I'm using dapper-dot-net as an ORM and it produces the following, slow-executing (1700ms), SQL code.

exec sp_executesql N'SELECT TOP 5 SensorValue FROM "Values" WHERE DeviceId IN (@id1,@id2) AND SensorId = @sensor AND SensorValue != -32768 AND SensorValue != -32767',N'@id1 bigint,@id2 bigint,@sensor int',@id1=139,@id2=726,@sensor=178

When I modify this code by removing the parameters the query executes blazingly fast (20ms). Should the lack of these parameters actually make this big difference and why?

exec sp_executesql N'SELECT TOP 5 SensorValue FROM "Values" WHERE DeviceId IN (139,726) AND SensorId = 178 AND SensorValue != -32768 AND SensorValue != -32767'
up vote 25 down vote accepted

Add OPTION (RECOMPILE) to the end

... AND SensorValue != -32767 OPTION (RECOMPILE) 

I suspect you are experiencing "parameter sniffing"

If that's the case we can leave it with the OPTION or consider alternatives

Update 1

The following article will introduce you to "parameter sniffing" http://pratchev.blogspot.be/2007/08/parameter-sniffing.html

I advice that you get to know the ins and out because it will make you much better in understanding sql server internals (that can bite).

If you understand it you will know that the tradeoff with option recompile can be a performance decrease if the statement is executed very often.

I personally add option recompile after I know the root cause is parameter sniffing and leave it in unless there is a performance issue. Rewriting a statement to avoid bad parameter sniffing leads to loss of intent and this lowers maintainability. But there are cases when the rewrite is justified (use good comments when you do).

Update 2

The best read I had on the subject was in chapter 32 called "Parameter sniffing: your best friend... except when it isn't by " by GRANT FRITCHEY

It's recommended.

SQL Server MVP Deep Dives, Volume 2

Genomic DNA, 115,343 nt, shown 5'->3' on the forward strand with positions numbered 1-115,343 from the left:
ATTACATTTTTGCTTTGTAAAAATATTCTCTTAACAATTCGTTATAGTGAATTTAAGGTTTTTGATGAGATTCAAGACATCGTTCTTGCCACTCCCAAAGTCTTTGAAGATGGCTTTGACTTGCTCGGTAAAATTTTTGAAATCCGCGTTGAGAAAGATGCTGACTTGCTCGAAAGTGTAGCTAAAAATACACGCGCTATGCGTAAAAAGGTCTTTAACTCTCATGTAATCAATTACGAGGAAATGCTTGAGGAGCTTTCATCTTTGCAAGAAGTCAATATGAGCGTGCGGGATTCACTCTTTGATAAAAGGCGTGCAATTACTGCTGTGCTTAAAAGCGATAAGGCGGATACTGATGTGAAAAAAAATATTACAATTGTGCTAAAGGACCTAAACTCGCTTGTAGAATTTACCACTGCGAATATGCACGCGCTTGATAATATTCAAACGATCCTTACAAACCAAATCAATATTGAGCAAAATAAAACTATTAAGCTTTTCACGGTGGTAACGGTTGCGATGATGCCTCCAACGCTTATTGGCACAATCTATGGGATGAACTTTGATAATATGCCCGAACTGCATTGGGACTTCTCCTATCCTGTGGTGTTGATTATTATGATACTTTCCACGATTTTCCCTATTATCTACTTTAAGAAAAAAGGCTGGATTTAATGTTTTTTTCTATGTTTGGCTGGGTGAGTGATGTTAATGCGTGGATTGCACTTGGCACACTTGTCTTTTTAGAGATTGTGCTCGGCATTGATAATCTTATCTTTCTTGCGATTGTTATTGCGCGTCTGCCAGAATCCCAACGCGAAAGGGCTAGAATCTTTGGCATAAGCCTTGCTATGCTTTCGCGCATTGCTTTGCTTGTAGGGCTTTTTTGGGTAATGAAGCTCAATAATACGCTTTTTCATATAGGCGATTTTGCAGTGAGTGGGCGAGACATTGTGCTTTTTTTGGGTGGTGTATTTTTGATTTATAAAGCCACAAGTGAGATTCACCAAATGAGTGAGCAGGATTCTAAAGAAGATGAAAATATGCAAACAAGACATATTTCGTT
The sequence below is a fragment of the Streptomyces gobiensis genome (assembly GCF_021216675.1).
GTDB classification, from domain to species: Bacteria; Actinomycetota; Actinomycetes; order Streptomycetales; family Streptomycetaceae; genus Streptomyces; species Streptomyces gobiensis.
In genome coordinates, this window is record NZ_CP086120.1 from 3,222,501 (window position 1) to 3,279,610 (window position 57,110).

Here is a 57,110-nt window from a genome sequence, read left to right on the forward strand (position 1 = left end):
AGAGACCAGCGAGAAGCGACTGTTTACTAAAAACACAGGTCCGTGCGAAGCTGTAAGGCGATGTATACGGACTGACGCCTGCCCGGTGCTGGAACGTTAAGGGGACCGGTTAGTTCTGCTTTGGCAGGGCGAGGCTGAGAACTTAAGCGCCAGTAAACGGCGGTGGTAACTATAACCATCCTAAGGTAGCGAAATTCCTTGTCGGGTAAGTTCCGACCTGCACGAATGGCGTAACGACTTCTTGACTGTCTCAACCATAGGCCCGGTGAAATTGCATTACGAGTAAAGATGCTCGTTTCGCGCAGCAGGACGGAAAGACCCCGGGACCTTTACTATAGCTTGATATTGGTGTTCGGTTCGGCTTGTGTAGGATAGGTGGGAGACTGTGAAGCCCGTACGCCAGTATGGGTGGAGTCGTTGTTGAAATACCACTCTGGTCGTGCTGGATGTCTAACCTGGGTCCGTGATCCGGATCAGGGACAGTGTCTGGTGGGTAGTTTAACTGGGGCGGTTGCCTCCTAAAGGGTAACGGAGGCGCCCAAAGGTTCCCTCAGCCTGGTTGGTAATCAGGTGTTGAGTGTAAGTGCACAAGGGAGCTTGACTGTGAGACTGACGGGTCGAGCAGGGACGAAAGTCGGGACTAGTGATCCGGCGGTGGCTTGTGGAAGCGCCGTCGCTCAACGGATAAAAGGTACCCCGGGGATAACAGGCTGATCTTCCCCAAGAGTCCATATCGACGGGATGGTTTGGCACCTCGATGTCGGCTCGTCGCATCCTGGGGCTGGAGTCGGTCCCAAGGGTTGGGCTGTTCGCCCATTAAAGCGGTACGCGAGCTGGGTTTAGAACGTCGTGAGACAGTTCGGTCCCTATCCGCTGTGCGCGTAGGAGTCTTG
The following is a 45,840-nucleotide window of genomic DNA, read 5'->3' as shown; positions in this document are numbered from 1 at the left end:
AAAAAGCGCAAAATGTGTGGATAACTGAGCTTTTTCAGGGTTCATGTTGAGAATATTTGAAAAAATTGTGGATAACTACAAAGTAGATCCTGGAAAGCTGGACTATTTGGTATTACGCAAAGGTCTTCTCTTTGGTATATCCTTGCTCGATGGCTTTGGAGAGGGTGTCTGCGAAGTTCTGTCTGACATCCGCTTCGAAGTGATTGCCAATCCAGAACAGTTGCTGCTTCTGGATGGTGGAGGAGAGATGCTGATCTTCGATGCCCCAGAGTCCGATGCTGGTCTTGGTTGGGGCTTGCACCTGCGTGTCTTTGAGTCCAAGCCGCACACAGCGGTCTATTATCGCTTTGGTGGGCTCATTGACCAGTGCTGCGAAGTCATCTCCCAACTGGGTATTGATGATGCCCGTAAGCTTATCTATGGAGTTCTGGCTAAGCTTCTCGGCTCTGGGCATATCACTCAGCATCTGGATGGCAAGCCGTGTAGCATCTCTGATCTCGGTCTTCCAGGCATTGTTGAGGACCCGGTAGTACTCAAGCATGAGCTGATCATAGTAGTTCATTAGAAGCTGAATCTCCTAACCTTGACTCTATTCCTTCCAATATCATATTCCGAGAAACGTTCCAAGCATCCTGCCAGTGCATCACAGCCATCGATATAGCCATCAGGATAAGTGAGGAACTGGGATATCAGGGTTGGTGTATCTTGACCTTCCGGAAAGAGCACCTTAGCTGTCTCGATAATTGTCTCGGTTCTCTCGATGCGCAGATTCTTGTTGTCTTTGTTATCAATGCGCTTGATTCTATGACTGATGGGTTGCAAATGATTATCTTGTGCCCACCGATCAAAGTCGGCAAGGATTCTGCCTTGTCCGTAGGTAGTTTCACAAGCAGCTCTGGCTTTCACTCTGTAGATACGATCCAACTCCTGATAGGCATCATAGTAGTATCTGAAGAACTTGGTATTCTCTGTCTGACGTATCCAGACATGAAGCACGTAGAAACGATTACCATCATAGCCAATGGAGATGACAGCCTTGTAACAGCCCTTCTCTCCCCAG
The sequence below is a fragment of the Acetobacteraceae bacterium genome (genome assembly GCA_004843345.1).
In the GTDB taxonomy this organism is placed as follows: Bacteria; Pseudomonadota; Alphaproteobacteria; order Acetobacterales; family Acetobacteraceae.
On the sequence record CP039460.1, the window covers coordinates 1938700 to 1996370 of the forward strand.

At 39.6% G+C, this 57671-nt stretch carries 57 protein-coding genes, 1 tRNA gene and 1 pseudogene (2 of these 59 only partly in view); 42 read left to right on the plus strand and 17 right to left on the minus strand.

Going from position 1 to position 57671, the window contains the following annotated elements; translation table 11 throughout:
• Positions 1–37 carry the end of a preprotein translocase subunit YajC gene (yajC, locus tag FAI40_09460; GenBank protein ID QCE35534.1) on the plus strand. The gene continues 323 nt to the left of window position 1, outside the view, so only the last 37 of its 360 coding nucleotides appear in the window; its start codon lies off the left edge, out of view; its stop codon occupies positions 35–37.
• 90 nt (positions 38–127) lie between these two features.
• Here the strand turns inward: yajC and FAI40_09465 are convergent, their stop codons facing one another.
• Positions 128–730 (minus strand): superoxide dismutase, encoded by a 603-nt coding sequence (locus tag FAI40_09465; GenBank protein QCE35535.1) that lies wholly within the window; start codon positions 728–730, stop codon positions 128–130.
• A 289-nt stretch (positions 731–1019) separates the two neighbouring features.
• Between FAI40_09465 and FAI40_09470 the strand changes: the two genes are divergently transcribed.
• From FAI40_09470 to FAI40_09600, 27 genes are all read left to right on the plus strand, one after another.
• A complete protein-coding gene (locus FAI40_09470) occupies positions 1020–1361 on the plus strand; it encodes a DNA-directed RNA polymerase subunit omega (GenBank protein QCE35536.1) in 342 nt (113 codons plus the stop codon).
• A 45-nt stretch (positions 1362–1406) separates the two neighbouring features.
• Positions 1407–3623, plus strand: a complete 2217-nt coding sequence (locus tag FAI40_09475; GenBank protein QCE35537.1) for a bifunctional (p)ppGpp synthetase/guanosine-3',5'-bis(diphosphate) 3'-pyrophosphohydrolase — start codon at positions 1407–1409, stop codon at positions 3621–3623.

• Certainly, something to do with indexing. – Philip Kelley Jun 7 '12 at 14:04
  • this seems to have done the trick, do I have to keep this for every exceution or just this one time in order to recompile it? (will accept your answers after I've done some additional tests, thank you) – m__ Jun 7 '12 at 14:04
  • @m__ Updated the answer. – buckley Jun 7 '12 at 14:11
  • 1
    "I personally leave option recompile in my sql unless there is a perf issue." Did you mean you usually don't use option recompile unless there is a perf issue? I don't think it's good practice (never mind advice) to always use OPTION RECOMPILE by default unless it causes a problem. – Aaron Bertrand Jun 7 '12 at 14:18
  • @AaronBertrand Nice to hear from you again. Once I have diagnosed that the root cause is sniffing I will add option recompile, do some stress tests and if there is no perf degradation I will leave the option recompile. If the recompile is an issue I will rewrite it using known techniques (you remember) which do make the statement generally loose its intent and makes it less maintainable. I don't start with option recompile if that is what you thought. Execution plan caching is a good thing in general. – buckley Jun 7 '12 at 14:24

I Recently ran into the same issue. The first thing I did was adding a NonClustered Covering Index on the columns in my where statement.

This improved the execution time on SQL, but when dapper was performing the query it was still slow, in fact it was timing out.

Then i realized that the query generated by dapper was passing in the parameter as nvarchar(4000) where as my db table column was a varchar(80) this caused it to perform an index scan instead of a seek (I suggest you read up on indexes if that does not make sense to you.). upon realizing this I updated my dapper where statement to be like this:

WHERE Reference = convert(varchar(80),@Reference)

Executing the with the where statement above resulted in an index seek, and 100% performance improvement.

Just to Add: The Option(Recompile) did not work for me.

And after all this song and dance, there is a way to tell dapper to do this for you by default:

Dapper.SqlMapper.AddTypeMap(typeof(string), System.Data.DbType.AnsiString);

This will by default map any string parameters to a varchar(4000) rather than a nvarchar(4000). If you do need Unicode string comparison, then you can explicitly do the conversion on the parameter.

Your Answer

By clicking "Post Your Answer", you acknowledge that you have read our updated terms of service, privacy policy and cookie policy, and that your continued use of the website is subject to these policies.

Not the answer you're looking for? Browse other questions tagged or ask your own question.